Game theory is a field at the border between Psychology and Mathematics, where the players in question are not necessarily opposed to each other, but have the choice to cooperate. It applies to situations where several people have to make decisions, and the outcome will also depend on the decisions made by everyone else. Well, as is often the case in real life. These situations were theorized namely by American mathematician John Nash, whom you might remember from Hollywood movie «A beautiful mind» (one where Russell Crowe is not a gladiator). Cooperate or betray? To forgive or to punish? Which is better for you? Come and figure it out. It’s only up to you to decide. Or is it?
Image by DilokaStudio on Freepik
Tom Lenaerts is Professor at the Université Libre de Bruxelles where he is co-heading the Machine Learning Group. He is currently the ULB director of the Interuniversity Institute of Bioinformatics in Brussels and vice-president of the ULB Computer Science Department. He holds also a partial affiliation as Associate Professor with the Artificial intelligence lab of the Vrije Universiteit Brussel and he is board member of the Benelux Association for Artificial Intelligence (bnvki.org). He has worked in a variety of interdisciplinary domains and has co-authored many internationally published papers in AI, machine learning, optimisation, collective intelligence, computational biology and bioinformatics, aiming to answer theoretical and practical questions within computer, social, biological and medical sciences.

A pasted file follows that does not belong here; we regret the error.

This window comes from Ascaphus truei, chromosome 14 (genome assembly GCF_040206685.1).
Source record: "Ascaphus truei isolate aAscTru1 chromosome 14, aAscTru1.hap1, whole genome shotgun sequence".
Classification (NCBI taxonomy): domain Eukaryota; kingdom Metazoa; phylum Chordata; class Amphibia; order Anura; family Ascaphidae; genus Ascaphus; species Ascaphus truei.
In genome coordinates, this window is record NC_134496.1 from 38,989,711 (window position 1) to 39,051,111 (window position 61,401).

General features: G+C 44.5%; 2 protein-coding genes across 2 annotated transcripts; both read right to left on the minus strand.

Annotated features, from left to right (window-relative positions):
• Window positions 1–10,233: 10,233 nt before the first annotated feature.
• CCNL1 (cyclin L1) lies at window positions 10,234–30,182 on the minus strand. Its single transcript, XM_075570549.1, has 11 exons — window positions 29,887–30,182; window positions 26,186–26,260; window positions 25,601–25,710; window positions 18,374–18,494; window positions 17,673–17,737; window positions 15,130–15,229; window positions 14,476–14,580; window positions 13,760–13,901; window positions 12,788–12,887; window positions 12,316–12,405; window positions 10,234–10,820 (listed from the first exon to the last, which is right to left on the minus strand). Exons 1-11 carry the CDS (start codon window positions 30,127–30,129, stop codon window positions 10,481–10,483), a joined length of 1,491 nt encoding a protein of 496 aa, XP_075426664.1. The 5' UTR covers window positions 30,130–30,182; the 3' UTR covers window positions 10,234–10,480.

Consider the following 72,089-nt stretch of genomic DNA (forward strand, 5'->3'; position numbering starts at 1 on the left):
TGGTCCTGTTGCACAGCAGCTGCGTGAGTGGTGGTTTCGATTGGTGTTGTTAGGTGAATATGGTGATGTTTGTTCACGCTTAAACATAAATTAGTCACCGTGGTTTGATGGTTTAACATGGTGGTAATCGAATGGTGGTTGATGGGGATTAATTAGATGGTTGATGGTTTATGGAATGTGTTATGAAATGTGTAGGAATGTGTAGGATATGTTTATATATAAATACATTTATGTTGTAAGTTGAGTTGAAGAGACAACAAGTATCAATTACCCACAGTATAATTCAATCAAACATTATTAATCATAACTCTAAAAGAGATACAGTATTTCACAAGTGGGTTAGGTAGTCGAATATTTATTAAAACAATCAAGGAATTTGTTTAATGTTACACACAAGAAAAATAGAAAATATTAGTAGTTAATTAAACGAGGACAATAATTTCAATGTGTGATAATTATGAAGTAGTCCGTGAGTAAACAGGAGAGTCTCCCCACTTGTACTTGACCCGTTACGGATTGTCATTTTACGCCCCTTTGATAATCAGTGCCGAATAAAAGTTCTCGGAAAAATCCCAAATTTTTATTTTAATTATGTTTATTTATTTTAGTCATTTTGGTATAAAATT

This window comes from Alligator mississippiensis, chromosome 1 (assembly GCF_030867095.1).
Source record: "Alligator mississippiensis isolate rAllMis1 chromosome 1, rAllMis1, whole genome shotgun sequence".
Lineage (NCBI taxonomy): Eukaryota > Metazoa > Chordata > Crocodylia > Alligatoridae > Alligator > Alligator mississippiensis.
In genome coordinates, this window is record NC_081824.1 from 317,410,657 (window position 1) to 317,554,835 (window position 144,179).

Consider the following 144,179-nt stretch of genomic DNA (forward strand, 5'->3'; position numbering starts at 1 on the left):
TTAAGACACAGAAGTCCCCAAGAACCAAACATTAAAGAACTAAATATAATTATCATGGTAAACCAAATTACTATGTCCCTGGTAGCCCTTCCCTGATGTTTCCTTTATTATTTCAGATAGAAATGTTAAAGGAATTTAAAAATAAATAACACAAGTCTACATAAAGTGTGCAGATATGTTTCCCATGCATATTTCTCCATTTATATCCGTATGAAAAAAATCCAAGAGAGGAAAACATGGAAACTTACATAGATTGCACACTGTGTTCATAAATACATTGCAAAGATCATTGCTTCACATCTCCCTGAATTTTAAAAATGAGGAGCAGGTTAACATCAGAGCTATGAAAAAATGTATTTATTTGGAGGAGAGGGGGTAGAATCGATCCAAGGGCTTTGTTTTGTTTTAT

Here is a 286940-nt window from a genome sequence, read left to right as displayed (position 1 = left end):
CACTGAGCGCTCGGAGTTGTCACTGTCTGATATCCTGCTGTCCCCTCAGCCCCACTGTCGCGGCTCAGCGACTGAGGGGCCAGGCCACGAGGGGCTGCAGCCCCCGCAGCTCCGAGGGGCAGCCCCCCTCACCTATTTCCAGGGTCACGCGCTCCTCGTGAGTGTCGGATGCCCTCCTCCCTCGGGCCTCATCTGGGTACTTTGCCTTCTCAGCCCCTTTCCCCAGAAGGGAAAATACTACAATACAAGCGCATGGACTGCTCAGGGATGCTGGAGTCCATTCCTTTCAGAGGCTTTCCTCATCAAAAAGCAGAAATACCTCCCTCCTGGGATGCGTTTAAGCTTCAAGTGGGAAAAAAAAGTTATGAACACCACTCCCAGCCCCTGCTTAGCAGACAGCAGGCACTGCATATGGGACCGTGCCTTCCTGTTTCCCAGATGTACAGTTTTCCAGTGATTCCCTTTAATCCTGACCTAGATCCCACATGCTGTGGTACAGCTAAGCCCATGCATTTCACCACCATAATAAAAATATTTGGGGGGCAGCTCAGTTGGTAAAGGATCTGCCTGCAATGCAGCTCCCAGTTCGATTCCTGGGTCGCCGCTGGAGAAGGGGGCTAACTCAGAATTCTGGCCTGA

Born from the will to offer a unique live experience, ALEA(s) delivers boiling, improvised performances created from scratch, mixing drawing, live animation and electronic music.
Surrounded by their audience, the three members are busy creating their show, without any safety net. While the intense, organic electronic music fills the room, the illustrator’s physical implication in his drawings and the hypnotic animations projected onto the big screen unite to finish this well-rounded show.
ALEA(s) performances are often described as immersive, dense and crafted.